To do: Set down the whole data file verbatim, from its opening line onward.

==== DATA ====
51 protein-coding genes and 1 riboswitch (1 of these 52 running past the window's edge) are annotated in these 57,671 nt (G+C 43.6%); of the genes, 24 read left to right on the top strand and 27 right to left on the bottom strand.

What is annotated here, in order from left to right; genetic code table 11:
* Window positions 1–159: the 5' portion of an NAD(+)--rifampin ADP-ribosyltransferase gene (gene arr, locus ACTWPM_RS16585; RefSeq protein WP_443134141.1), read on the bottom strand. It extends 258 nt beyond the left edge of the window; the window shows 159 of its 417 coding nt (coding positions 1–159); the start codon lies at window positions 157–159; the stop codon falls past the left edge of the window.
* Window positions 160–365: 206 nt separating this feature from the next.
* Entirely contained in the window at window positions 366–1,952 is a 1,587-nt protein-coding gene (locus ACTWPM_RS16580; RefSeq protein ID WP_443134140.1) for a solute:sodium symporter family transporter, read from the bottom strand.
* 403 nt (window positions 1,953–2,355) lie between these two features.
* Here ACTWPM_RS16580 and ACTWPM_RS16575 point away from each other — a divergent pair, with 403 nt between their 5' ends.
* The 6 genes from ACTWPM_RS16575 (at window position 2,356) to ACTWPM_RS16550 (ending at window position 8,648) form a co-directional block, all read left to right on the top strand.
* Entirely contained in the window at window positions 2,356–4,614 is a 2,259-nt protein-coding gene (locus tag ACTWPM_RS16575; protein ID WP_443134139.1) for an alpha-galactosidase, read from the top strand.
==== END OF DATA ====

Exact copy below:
51 protein-coding genes and 1 riboswitch (1 of these 52 running past the window's edge) are annotated in these 57,671 nt (G+C 43.6%); of the genes, 24 read left to right on the top strand and 27 right to left on the bottom strand.

What is annotated here, in order from left to right; genetic code table 11:
* Window positions 1–159: the 5' portion of an NAD(+)--rifampin ADP-ribosyltransferase gene (gene arr, locus ACTWPM_RS16585; RefSeq protein WP_443134141.1), read on the bottom strand. It extends 258 nt beyond the left edge of the window; the window shows 159 of its 417 coding nt (coding positions 1–159); the start codon lies at window positions 157–159; the stop codon falls past the left edge of the window.
* Window positions 160–365: 206 nt separating this feature from the next.
* Entirely contained in the window at window positions 366–1,952 is a 1,587-nt protein-coding gene (locus ACTWPM_RS16580; RefSeq protein ID WP_443134140.1) for a solute:sodium symporter family transporter, read from the bottom strand.
* 403 nt (window positions 1,953–2,355) lie between these two features.
* Here ACTWPM_RS16580 and ACTWPM_RS16575 point away from each other — a divergent pair, with 403 nt between their 5' ends.
* The 6 genes from ACTWPM_RS16575 (at window position 2,356) to ACTWPM_RS16550 (ending at window position 8,648) form a co-directional block, all read left to right on the top strand.
* Entirely contained in the window at window positions 2,356–4,614 is a 2,259-nt protein-coding gene (locus tag ACTWPM_RS16575; protein ID WP_443134139.1) for an alpha-galactosidase, read from the top strand.